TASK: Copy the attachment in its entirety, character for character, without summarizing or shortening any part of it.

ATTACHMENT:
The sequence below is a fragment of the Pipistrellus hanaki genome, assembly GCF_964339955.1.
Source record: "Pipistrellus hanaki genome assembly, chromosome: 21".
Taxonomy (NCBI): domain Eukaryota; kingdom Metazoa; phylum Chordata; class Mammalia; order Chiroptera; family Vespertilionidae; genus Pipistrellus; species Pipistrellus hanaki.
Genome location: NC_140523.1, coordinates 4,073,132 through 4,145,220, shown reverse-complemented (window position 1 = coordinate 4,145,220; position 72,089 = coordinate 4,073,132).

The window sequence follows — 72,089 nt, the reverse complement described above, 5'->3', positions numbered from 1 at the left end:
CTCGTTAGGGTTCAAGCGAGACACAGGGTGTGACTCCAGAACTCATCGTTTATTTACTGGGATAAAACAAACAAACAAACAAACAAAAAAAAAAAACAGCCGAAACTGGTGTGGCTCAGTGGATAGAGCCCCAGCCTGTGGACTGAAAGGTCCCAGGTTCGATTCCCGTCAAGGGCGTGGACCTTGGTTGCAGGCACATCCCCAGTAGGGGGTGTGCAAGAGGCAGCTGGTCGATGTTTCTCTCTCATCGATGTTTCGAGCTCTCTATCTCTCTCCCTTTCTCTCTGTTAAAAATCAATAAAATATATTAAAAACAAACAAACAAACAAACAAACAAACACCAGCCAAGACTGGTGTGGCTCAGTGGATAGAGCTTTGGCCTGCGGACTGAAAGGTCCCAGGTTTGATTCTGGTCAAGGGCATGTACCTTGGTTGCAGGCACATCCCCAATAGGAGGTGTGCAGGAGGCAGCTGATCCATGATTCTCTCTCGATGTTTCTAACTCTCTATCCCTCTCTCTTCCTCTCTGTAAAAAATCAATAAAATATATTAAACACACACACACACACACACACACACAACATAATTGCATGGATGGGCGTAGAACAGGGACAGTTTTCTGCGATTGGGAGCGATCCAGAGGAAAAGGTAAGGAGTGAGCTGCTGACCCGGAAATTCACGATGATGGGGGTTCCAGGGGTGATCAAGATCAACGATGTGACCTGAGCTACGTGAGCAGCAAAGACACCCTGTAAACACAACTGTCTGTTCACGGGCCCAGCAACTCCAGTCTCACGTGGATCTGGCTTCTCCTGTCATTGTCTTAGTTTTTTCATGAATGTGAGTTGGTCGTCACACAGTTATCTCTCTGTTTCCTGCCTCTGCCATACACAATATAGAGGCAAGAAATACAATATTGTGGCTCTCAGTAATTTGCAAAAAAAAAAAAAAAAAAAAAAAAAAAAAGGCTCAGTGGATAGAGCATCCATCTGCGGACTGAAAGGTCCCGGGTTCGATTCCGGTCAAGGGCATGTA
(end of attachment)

The sequence below is a fragment of the Pipistrellus hanaki genome, assembly GCF_964339955.1.
Source record: "Pipistrellus hanaki genome assembly, chromosome: 21".
Taxonomy (NCBI): domain Eukaryota; kingdom Metazoa; phylum Chordata; class Mammalia; order Chiroptera; family Vespertilionidae; genus Pipistrellus; species Pipistrellus hanaki.
Genome location: NC_140523.1, coordinates 4,073,132 through 4,145,220, shown reverse-complemented (window position 1 = coordinate 4,145,220; position 72,089 = coordinate 4,073,132).

The window sequence follows — 72,089 nt, the reverse complement described above, 5'->3', positions numbered from 1 at the left end:
CTCGTTAGGGTTCAAGCGAGACACAGGGTGTGACTCCAGAACTCATCGTTTATTTACTGGGATAAAACAAACAAACAAACAAACAAAAAAAAAAAACAGCCGAAACTGGTGTGGCTCAGTGGATAGAGCCCCAGCCTGTGGACTGAAAGGTCCCAGGTTCGATTCCCGTCAAGGGCGTGGACCTTGGTTGCAGGCACATCCCCAGTAGGGGGTGTGCAAGAGGCAGCTGGTCGATGTTTCTCTCTCATCGATGTTTCGAGCTCTCTATCTCTCTCCCTTTCTCTCTGTTAAAAATCAATAAAATATATTAAAAACAAACAAACAAACAAACAAACAAACACCAGCCAAGACTGGTGTGGCTCAGTGGATAGAGCTTTGGCCTGCGGACTGAAAGGTCCCAGGTTTGATTCTGGTCAAGGGCATGTACCTTGGTTGCAGGCACATCCCCAATAGGAGGTGTGCAGGAGGCAGCTGATCCATGATTCTCTCTCGATGTTTCTAACTCTCTATCCCTCTCTCTTCCTCTCTGTAAAAAATCAATAAAATATATTAAACACACACACACACACACACACACACAACATAATTGCATGGATGGGCGTAGAACAGGGACAGTTTTCTGCGATTGGGAGCGATCCAGAGGAAAAGGTAAGGAGTGAGCTGCTGACCCGGAAATTCACGATGATGGGGGTTCCAGGGGTGATCAAGATCAACGATGTGACCTGAGCTACGTGAGCAGCAAAGACACCCTGTAAACACAACTGTCTGTTCACGGGCCCAGCAACTCCAGTCTCACGTGGATCTGGCTTCTCCTGTCATTGTCTTAGTTTTTTCATGAATGTGAGTTGGTCGTCACACAGTTATCTCTCTGTTTCCTGCCTCTGCCATACACAATATAGAGGCAAGAAATACAATATTGTGGCTCTCAGTAATTTGCAAAAAAAAAAAAAAAAAAAAAAAAAAAAAGGCTCAGTGGATAGAGCATCCATCTGCGGACTGAAAGGTCCCGGGTTCGATTCCGGTCAAGGGCATGTA